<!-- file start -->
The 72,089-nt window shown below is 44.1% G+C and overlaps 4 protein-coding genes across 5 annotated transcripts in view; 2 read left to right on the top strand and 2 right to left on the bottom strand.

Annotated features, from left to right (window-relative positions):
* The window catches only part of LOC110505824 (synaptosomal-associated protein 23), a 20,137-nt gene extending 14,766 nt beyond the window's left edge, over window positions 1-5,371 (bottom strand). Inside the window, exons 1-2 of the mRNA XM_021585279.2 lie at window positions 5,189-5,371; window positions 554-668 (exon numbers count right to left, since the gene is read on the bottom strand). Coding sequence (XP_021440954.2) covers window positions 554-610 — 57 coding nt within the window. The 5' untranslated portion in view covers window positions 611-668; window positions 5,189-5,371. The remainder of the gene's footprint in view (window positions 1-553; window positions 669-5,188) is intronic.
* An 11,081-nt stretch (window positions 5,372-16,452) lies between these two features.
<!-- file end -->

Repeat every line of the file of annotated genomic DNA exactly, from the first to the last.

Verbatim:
The 72,089-nt window shown below is 44.1% G+C and overlaps 4 protein-coding genes across 5 annotated transcripts in view; 2 read left to right on the top strand and 2 right to left on the bottom strand.

Annotated features, from left to right (window-relative positions):
* The window catches only part of LOC110505824 (synaptosomal-associated protein 23), a 20,137-nt gene extending 14,766 nt beyond the window's left edge, over window positions 1-5,371 (bottom strand). Inside the window, exons 1-2 of the mRNA XM_021585279.2 lie at window positions 5,189-5,371; window positions 554-668 (exon numbers count right to left, since the gene is read on the bottom strand). Coding sequence (XP_021440954.2) covers window positions 554-610 — 57 coding nt within the window. The 5' untranslated portion in view covers window positions 611-668; window positions 5,189-5,371. The remainder of the gene's footprint in view (window positions 1-553; window positions 669-5,188) is intronic.
* An 11,081-nt stretch (window positions 5,372-16,452) lies between these two features.